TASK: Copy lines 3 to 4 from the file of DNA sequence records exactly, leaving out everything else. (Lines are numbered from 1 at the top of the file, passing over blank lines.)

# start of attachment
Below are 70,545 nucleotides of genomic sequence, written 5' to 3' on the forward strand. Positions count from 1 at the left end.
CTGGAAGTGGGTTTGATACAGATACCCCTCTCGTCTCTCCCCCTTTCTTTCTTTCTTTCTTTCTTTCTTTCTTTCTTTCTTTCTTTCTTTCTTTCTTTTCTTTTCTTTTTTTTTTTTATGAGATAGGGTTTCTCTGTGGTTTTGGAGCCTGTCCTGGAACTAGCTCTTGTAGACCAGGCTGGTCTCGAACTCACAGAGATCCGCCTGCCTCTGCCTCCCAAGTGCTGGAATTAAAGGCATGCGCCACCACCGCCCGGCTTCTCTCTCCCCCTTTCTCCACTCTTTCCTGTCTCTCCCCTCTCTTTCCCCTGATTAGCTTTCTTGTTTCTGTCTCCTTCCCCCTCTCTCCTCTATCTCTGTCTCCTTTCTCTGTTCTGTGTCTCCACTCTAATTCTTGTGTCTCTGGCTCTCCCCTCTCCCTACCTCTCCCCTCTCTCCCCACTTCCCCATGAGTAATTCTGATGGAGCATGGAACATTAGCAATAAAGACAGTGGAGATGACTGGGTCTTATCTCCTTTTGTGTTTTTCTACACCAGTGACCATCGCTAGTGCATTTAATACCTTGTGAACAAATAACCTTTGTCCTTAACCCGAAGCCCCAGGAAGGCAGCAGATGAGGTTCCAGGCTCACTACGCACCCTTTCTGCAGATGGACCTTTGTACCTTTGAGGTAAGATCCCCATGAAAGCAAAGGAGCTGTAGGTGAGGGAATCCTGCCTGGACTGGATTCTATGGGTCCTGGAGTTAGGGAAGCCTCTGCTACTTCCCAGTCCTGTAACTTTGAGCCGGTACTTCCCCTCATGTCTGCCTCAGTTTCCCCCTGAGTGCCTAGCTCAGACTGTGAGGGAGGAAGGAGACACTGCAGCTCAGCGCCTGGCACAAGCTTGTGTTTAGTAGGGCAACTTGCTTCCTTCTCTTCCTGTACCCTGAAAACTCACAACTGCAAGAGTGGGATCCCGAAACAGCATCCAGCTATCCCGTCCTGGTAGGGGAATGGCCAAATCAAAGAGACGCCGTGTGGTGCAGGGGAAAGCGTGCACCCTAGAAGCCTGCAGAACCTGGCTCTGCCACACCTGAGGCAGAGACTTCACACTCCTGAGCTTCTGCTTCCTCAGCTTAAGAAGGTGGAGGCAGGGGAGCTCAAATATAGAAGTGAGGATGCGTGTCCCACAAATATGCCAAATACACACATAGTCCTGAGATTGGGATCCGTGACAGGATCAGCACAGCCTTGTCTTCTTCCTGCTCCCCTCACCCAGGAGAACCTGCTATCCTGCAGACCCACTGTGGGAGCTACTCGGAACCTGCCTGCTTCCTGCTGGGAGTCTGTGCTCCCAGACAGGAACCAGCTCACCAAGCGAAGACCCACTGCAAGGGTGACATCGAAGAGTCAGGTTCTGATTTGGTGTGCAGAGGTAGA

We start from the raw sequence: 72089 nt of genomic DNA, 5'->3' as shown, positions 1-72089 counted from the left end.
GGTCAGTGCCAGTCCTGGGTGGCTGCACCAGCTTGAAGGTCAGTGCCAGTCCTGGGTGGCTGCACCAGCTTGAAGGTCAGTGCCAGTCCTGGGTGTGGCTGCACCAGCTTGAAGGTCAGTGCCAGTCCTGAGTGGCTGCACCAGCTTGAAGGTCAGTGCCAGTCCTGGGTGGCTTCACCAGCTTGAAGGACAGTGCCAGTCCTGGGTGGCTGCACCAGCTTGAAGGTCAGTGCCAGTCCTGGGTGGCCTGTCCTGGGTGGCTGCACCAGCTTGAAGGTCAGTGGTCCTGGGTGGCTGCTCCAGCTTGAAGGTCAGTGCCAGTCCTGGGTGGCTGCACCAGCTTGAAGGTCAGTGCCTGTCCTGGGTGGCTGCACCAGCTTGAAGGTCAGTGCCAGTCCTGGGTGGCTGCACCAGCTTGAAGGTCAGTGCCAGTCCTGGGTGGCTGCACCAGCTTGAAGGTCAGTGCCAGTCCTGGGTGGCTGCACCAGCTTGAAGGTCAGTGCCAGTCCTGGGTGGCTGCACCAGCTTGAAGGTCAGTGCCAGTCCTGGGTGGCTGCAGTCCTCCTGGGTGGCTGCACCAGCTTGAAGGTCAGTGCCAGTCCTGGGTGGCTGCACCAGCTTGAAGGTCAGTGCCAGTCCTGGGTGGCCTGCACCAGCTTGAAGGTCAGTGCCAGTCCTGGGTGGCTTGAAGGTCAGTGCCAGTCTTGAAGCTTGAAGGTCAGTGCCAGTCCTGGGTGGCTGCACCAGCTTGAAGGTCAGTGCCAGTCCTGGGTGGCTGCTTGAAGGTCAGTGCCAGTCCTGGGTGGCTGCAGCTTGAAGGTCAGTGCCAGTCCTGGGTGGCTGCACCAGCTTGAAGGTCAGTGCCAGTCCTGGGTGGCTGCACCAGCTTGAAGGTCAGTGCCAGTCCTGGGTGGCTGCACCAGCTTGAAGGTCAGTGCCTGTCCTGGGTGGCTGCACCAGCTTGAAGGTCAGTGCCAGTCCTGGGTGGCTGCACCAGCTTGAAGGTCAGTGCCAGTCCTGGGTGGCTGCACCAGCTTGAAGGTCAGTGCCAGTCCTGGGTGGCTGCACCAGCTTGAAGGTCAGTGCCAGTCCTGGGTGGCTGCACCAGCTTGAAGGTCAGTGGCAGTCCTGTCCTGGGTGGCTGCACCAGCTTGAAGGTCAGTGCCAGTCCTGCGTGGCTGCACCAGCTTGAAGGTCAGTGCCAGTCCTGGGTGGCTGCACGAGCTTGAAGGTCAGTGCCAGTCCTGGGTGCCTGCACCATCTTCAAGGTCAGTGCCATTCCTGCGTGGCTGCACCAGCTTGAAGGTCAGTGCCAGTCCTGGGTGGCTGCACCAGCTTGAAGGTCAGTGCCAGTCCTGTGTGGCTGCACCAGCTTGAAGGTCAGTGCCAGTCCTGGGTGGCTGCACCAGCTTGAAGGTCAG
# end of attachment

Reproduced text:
We start from the raw sequence: 72089 nt of genomic DNA, 5'->3' as shown, positions 1-72089 counted from the left end.
GGTCAGTGCCAGTCCTGGGTGGCTGCACCAGCTTGAAGGTCAGTGCCAGTCCTGGGTGGCTGCACCAGCTTGAAGGTCAGTGCCAGTCCTGGGTGTGGCTGCACCAGCTTGAAGGTCAGTGCCAGTCCTGAGTGGCTGCACCAGCTTGAAGGTCAGTGCCAGTCCTGGGTGGCTTCACCAGCTTGAAGGACAGTGCCAGTCCTGGGTGGCTGCACCAGCTTGAAGGTCAGTGCCAGTCCTGGGTGGCCTGTCCTGGGTGGCTGCACCAGCTTGAAGGTCAGTGGTCCTGGGTGGCTGCTCCAGCTTGAAGGTCAGTGCCAGTCCTGGGTGGCTGCACCAGCTTGAAGGTCAGTGCCTGTCCTGGGTGGCTGCACCAGCTTGAAGGTCAGTGCCAGTCCTGGGTGGCTGCACCAGCTTGAAGGTCAGTGCCAGTCCTGGGTGGCTGCACCAGCTTGAAGGTCAGTGCCAGTCCTGGGTGGCTGCACCAGCTTGAAGGTCAGTGCCAGTCCTGGGTGGCTGCACCAGCTTGAAGGTCAGTGCCAGTCCTGGGTGGCTGCAGTCCTCCTGGGTGGCTGCACCAGCTTGAAGGTCAGTGCCAGTCCTGGGTGGCTGCACCAGCTTGAAGGTCAGTGCCAGTCCTGGGTGGCCTGCACCAGCTTGAAGGTCAGTGCCAGTCCTGGGTGGCTTGAAGGTCAGTGCCAGTCTTGAAGCTTGAAGGTCAGTGCCAGTCCTGGGTGGCTGCACCAGCTTGAAGGTCAGTGCCAGTCCTGGGTGGCTGCTTGAAGGTCAGTGCCAGTCCTGGGTGGCTGCAGCTTGAAGGTCAGTGCCAGTCCTGGGTGGCTGCACCAGCTTGAAGGTCAGTGCCAGTCCTGGGTGGCTGCACCAGCTTGAAGGTCAGTGCCAGTCCTGGGTGGCTGCACCAGCTTGAAGGTCAGTGCCTGTCCTGGGTGGCTGCACCAGCTTGAAGGTCAGTGCCAGTCCTGGGTGGCTGCACCAGCTTGAAGGTCAGTGCCAGTCCTGGGTGGCTGCACCAGCTTGAAGGTCAGTGCCAGTCCTGGGTGGCTGCACCAGCTTGAAGGTCAGTGCCAGTCCTGGGTGGCTGCACCAGCTTGAAGGTCAGTGGCAGTCCTGTCCTGGGTGGCTGCACCAGCTTGAAGGTCAGTGCCAGTCCTGCGTGGCTGCACCAGCTTGAAGGTCAGTGCCAGTCCTGGGTGGCTGCACGAGCTTGAAGGTCAGTGCCAGTCCTGGGTGCCTGCACCATCTTCAAGGTCAGTGCCATTCCTGCGTGGCTGCACCAGCTTGAAGGTCAGTGCCAGTCCTGGGTGGCTGCACCAGCTTGAAGGTCAGTGCCAGTCCTGTGTGGCTGCACCAGCTTGAAGGTCAGTGCCAGTCCTGGGTGGCTGCACCAGCTTGAAGGTCAG